Entire Thunder Family Assists Food Bank

Every now and then, it’s nice to just have a family day.

 

On Thursday that’s exactly what the entire Thunder organization did, the business staff, basketball staff,  coaches and players all came together to assist the Regional Food Bank of Oklahoma. Over the past five years, Thunder players have helped create an incredible bond with the Oklahoma City community. Thunder guard Derek Fisher said it is clear from events like today’s that the whole organization has a special connection to its city and state.

“I think that’s what this organization stands for,” Fisher said. “It’s what they try to represent on a daily basis… I’m not surprised having come here today and to see not just the basketball team, but the entire team, the Thunder family, lending support and spending time in the community. That’s what being here is about.”

Along with the help of Kids Café volunteers from the Boys’ and Girls’ Club of Oklahoma City, everyone in the Thunder family had the chance to bag food for a backpack program that will help feed over thousands kids. By packing up 14,740 pounds of food in the morning and afternoon on Thursday, the Thunder organization created enough packages for backpacks containing more than 12,000 meals. The children, players and staffers combined came into the food bank and were able to leave with a rewarding feeling that they made an impact on the lives of those in need.

A. Jaye Johnson, the Unit Director of the Boys’ and Girls’ Club in Oklahoma City, was on hand with some of his kids, who regularly volunteer at the Food Bank. It was a special scene as the Thunder players, coaches and staffers got to work side-by-side with these young kids who took the time to give back.

“(The Food Bank) is a great organization and we are very proud to be a part of that,” Johnson said. “I see what it does every day. It helps us feed our kids a hot meal every day after school and three meals during the summer.”

It was inspiring to see the young kids happily bagging food to help others in need, and to stand back and view the whole variety of people in the room was incredible. There were 6-foot-10 players mingling with kids and coaches joking while working alongside Thunder staff to create a melting pot of personalities all working together for a common goal.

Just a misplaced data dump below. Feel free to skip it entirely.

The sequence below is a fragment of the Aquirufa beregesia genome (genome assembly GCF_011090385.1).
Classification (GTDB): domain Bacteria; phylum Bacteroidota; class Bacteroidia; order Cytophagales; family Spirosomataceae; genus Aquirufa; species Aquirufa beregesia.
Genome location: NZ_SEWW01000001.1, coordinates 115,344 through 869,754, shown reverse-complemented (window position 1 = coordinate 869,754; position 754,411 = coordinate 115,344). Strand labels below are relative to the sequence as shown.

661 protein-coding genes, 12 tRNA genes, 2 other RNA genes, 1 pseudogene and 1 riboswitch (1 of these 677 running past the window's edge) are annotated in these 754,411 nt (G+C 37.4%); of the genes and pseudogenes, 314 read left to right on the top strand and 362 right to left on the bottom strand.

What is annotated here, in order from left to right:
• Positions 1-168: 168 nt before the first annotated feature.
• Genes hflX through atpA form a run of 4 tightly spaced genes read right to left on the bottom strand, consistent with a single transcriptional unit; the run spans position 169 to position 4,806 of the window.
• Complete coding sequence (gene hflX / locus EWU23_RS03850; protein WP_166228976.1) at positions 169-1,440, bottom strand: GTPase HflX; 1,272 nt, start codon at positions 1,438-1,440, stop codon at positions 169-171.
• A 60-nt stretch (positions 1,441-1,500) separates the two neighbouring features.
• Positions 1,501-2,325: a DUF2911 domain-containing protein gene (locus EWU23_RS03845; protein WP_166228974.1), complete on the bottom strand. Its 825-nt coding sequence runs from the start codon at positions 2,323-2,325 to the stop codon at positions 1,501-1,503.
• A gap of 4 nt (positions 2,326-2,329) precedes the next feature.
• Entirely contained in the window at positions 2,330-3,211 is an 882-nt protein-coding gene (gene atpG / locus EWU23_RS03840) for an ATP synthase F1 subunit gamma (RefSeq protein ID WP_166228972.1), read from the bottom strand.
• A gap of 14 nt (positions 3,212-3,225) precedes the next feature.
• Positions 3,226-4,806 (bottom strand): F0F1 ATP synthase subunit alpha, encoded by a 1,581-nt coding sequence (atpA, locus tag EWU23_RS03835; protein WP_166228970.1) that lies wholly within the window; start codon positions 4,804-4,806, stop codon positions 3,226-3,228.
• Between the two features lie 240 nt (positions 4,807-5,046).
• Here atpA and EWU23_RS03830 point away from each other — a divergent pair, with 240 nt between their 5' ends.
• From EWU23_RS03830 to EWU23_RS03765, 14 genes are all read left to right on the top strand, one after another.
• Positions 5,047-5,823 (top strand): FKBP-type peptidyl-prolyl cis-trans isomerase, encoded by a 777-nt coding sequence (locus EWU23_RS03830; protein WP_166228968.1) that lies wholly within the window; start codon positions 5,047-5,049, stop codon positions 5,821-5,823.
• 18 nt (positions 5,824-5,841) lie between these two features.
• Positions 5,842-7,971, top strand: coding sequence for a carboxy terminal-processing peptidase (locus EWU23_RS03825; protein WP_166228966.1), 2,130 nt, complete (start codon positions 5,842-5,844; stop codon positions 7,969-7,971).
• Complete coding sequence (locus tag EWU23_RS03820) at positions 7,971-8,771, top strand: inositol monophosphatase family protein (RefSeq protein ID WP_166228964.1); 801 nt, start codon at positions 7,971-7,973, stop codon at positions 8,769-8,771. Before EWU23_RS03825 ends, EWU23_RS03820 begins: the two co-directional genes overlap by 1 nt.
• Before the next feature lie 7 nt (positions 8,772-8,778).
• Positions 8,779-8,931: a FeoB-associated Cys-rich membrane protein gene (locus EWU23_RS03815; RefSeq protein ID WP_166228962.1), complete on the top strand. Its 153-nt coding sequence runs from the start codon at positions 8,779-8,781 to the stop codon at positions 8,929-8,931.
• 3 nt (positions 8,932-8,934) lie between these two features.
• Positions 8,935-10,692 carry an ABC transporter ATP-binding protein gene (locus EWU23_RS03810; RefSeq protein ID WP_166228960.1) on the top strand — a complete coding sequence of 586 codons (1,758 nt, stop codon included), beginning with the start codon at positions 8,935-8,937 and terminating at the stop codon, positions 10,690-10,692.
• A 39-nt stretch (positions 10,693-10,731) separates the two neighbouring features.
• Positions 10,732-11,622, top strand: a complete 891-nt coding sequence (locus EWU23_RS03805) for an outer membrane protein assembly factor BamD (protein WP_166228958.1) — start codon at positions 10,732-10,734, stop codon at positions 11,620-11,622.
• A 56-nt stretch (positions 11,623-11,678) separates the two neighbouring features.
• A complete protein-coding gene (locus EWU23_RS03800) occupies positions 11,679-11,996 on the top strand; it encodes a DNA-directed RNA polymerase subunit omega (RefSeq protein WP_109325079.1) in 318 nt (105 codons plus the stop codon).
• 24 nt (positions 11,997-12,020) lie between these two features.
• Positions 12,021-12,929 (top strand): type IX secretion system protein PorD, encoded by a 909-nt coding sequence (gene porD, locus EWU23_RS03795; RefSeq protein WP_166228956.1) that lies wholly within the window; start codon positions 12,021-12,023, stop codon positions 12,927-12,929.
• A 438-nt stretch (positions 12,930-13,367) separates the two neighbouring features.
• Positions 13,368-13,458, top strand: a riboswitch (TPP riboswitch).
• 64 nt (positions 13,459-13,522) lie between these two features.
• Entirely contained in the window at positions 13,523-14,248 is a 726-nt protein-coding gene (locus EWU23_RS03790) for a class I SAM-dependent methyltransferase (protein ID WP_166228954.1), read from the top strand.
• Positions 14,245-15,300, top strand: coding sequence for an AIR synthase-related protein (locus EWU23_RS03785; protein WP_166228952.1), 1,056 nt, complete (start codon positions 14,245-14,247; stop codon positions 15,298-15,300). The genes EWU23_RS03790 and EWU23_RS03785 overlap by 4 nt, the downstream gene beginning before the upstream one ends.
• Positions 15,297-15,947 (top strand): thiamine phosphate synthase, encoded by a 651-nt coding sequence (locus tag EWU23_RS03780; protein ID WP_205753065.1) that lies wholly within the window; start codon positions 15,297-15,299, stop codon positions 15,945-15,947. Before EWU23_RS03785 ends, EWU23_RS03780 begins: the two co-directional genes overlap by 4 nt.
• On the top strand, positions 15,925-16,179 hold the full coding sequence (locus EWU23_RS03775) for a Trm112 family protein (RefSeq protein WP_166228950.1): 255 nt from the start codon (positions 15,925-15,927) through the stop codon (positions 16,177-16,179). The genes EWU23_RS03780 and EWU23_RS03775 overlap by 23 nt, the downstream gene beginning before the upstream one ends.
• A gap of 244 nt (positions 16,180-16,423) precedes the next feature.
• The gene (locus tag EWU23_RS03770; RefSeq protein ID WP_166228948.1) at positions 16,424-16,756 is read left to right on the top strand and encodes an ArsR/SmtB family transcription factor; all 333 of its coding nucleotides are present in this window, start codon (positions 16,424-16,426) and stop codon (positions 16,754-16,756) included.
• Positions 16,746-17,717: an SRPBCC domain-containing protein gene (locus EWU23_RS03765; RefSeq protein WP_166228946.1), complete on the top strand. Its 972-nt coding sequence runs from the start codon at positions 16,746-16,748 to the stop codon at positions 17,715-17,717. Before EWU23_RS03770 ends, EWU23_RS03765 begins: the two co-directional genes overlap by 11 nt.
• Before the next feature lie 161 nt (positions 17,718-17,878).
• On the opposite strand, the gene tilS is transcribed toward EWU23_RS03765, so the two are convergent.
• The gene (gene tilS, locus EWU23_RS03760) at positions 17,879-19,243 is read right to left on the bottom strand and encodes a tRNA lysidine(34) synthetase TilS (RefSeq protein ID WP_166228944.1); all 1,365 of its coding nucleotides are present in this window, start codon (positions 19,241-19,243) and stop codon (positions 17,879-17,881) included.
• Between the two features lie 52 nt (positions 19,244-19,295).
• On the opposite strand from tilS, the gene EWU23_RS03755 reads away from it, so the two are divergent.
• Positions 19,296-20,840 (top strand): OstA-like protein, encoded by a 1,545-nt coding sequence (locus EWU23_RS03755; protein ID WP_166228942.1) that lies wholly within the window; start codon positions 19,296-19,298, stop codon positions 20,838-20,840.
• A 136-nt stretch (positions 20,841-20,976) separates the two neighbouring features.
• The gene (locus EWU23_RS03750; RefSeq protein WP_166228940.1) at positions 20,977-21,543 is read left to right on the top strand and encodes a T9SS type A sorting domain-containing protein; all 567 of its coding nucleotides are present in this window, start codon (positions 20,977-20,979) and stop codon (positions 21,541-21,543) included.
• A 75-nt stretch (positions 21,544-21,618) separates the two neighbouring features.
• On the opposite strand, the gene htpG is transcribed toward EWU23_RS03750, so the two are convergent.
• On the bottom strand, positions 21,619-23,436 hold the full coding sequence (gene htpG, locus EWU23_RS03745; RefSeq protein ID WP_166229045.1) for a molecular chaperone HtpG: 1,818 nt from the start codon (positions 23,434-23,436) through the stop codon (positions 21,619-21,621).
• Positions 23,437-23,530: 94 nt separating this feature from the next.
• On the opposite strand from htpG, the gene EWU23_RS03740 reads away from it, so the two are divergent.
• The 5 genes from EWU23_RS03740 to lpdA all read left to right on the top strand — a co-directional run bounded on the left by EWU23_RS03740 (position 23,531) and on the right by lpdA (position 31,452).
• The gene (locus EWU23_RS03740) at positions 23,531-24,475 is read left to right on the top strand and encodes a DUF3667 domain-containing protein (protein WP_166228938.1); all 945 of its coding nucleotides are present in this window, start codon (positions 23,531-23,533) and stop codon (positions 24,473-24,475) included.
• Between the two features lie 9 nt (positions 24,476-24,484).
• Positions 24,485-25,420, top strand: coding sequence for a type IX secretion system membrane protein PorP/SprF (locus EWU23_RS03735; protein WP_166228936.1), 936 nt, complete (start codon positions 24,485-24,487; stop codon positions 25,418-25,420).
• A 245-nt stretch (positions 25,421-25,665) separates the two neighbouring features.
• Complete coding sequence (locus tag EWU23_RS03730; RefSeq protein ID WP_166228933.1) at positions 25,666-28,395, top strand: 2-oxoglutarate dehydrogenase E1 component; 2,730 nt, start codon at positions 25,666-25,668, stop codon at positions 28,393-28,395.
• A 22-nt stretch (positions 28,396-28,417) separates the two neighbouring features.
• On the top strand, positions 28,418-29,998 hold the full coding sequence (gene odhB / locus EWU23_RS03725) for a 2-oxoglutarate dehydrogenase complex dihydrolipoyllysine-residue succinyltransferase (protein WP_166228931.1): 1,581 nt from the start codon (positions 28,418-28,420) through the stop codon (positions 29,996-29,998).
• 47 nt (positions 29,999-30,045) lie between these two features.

That aspect of the day was exciting, but the event was also poignant, as players like Reggie Jackson took a step back to think about how the work on Thursday can help kids who are growing up in tough environments.

“Probably for a lot of people in NBA, a lot of people on this team, they probably remember nights when they went hungry,” Jackson said when asked about being to help hungry children. “It’s just a good cause giving back to the community, especially trying to make sure everybody is fed and everybody has their nutrients.”

Some of those kids in attendance and the players got to connect beyond just packaging food together. In fact, a youngster named Areon Bell had the chance to try his hand at broadcast journalism for the very first time by taking the microphone from thunder.nba.com’s Lesley McCaslin to interview Kevin Durant. Moments like those brought a smile to Johnson’s face, simply to see the impact the Thunder has on Oklahoma City youths.

“The Thunder has been an absolutely awesome organization since they’ve come to Oklahoma City,” Johnson said. “It’s obvious that it’s working here in our city and we’re proud to have the Thunder in Oklahoma City.”

As Thunder players like Westbrook have said at recent community events, however, the Thunder feels that its community makes the same type of indelible impact on the team as the organization tries to make in Oklahoma City. That dual relationship between the people in Oklahoma and the entire Thunder family is one that exudes mutual support and respect. In that sense, all of Oklahoma is a part of the Thunder family, too.

“This community is unlike any other,” Fisher said. “I think the relationship between the Thunder and Oklahoma City and central Oklahoma is unique and special. It’s something we feel when we’re on the court. For us to lend our support when we’re off the court, it’s a fun thing to do.”